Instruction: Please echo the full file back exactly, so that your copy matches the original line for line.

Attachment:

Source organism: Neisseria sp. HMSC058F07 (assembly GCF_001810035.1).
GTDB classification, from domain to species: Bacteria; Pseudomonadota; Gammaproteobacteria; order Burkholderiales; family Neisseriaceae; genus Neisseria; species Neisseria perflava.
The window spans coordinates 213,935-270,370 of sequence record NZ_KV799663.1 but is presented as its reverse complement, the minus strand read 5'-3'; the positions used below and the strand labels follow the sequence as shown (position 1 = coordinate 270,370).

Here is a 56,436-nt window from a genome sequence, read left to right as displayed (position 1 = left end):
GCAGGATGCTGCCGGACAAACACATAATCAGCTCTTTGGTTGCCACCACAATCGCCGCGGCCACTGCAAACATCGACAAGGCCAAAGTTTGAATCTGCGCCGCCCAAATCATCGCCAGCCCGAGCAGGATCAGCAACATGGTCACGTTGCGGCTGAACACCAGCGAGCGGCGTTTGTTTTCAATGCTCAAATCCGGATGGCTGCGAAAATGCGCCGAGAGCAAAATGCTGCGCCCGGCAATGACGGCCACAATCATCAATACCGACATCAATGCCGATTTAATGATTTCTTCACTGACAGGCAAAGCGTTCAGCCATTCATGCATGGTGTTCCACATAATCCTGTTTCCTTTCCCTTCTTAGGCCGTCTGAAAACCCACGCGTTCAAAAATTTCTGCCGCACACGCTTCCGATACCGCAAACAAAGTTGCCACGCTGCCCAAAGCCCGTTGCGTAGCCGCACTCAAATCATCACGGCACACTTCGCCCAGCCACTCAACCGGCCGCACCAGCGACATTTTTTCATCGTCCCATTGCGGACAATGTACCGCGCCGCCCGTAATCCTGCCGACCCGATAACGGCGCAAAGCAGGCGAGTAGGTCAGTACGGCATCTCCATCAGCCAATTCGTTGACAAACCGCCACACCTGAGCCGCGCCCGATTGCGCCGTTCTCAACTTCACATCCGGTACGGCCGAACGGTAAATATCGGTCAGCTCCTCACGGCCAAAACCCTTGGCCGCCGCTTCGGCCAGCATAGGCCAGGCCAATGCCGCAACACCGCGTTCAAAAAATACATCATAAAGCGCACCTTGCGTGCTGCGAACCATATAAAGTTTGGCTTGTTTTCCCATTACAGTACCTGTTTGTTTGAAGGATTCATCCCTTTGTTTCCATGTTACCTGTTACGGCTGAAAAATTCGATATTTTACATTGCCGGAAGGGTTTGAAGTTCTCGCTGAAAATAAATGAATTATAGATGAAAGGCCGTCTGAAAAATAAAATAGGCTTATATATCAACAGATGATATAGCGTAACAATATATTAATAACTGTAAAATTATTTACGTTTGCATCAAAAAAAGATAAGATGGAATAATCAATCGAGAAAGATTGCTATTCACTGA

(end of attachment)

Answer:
Source organism: Neisseria sp. HMSC058F07 (assembly GCF_001810035.1).
GTDB classification, from domain to species: Bacteria; Pseudomonadota; Gammaproteobacteria; order Burkholderiales; family Neisseriaceae; genus Neisseria; species Neisseria perflava.
The window spans coordinates 213,935-270,370 of sequence record NZ_KV799663.1 but is presented as its reverse complement, the minus strand read 5'-3'; the positions used below and the strand labels follow the sequence as shown (position 1 = coordinate 270,370).

Here is a 56,436-nt window from a genome sequence, read left to right as displayed (position 1 = left end):
GCAGGATGCTGCCGGACAAACACATAATCAGCTCTTTGGTTGCCACCACAATCGCCGCGGCCACTGCAAACATCGACAAGGCCAAAGTTTGAATCTGCGCCGCCCAAATCATCGCCAGCCCGAGCAGGATCAGCAACATGGTCACGTTGCGGCTGAACACCAGCGAGCGGCGTTTGTTTTCAATGCTCAAATCCGGATGGCTGCGAAAATGCGCCGAGAGCAAAATGCTGCGCCCGGCAATGACGGCCACAATCATCAATACCGACATCAATGCCGATTTAATGATTTCTTCACTGACAGGCAAAGCGTTCAGCCATTCATGCATGGTGTTCCACATAATCCTGTTTCCTTTCCCTTCTTAGGCCGTCTGAAAACCCACGCGTTCAAAAATTTCTGCCGCACACGCTTCCGATACCGCAAACAAAGTTGCCACGCTGCCCAAAGCCCGTTGCGTAGCCGCACTCAAATCATCACGGCACACTTCGCCCAGCCACTCAACCGGCCGCACCAGCGACATTTTTTCATCGTCCCATTGCGGACAATGTACCGCGCCGCCCGTAATCCTGCCGACCCGATAACGGCGCAAAGCAGGCGAGTAGGTCAGTACGGCATCTCCATCAGCCAATTCGTTGACAAACCGCCACACCTGAGCCGCGCCCGATTGCGCCGTTCTCAACTTCACATCCGGTACGGCCGAACGGTAAATATCGGTCAGCTCCTCACGGCCAAAACCCTTGGCCGCCGCTTCGGCCAGCATAGGCCAGGCCAATGCCGCAACACCGCGTTCAAAAAATACATCATAAAGCGCACCTTGCGTGCTGCGAACCATATAAAGTTTGGCTTGTTTTCCCATTACAGTACCTGTTTGTTTGAAGGATTCATCCCTTTGTTTCCATGTTACCTGTTACGGCTGAAAAATTCGATATTTTACATTGCCGGAAGGGTTTGAAGTTCTCGCTGAAAATAAATGAATTATAGATGAAAGGCCGTCTGAAAAATAAAATAGGCTTATATATCAACAGATGATATAGCGTAACAATATATTAATAACTGTAAAATTATTTACGTTTGCATCAAAAAAAGATAAGATGGAATAATCAATCGAGAAAGATTGCTATTCACTGA